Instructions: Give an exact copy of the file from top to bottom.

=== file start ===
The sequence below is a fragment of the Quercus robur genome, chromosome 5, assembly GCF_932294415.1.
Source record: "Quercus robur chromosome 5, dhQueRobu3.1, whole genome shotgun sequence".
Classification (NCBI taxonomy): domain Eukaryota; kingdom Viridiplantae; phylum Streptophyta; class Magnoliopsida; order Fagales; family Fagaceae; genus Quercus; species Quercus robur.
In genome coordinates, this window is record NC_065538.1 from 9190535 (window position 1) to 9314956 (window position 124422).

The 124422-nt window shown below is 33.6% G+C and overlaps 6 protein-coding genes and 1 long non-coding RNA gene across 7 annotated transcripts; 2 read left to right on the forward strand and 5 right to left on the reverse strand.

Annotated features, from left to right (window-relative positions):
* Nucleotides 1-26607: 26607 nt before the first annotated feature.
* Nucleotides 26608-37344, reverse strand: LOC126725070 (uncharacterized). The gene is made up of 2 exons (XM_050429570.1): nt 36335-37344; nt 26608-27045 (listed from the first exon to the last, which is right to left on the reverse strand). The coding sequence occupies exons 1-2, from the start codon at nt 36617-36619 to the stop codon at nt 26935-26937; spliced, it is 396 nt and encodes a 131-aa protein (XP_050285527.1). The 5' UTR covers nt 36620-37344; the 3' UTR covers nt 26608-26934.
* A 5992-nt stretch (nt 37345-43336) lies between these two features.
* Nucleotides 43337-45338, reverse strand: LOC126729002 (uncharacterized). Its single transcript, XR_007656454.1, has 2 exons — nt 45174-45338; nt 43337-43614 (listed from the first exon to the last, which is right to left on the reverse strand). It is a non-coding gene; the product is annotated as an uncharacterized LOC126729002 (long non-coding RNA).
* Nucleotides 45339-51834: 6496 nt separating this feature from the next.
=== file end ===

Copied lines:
The sequence below is a fragment of the Quercus robur genome, chromosome 5, assembly GCF_932294415.1.
Source record: "Quercus robur chromosome 5, dhQueRobu3.1, whole genome shotgun sequence".
Classification (NCBI taxonomy): domain Eukaryota; kingdom Viridiplantae; phylum Streptophyta; class Magnoliopsida; order Fagales; family Fagaceae; genus Quercus; species Quercus robur.
In genome coordinates, this window is record NC_065538.1 from 9190535 (window position 1) to 9314956 (window position 124422).

The 124422-nt window shown below is 33.6% G+C and overlaps 6 protein-coding genes and 1 long non-coding RNA gene across 7 annotated transcripts; 2 read left to right on the forward strand and 5 right to left on the reverse strand.

Annotated features, from left to right (window-relative positions):
* Nucleotides 1-26607: 26607 nt before the first annotated feature.
* Nucleotides 26608-37344, reverse strand: LOC126725070 (uncharacterized). The gene is made up of 2 exons (XM_050429570.1): nt 36335-37344; nt 26608-27045 (listed from the first exon to the last, which is right to left on the reverse strand). The coding sequence occupies exons 1-2, from the start codon at nt 36617-36619 to the stop codon at nt 26935-26937; spliced, it is 396 nt and encodes a 131-aa protein (XP_050285527.1). The 5' UTR covers nt 36620-37344; the 3' UTR covers nt 26608-26934.
* A 5992-nt stretch (nt 37345-43336) lies between these two features.
* Nucleotides 43337-45338, reverse strand: LOC126729002 (uncharacterized). Its single transcript, XR_007656454.1, has 2 exons — nt 45174-45338; nt 43337-43614 (listed from the first exon to the last, which is right to left on the reverse strand). It is a non-coding gene; the product is annotated as an uncharacterized LOC126729002 (long non-coding RNA).
* Nucleotides 45339-51834: 6496 nt separating this feature from the next.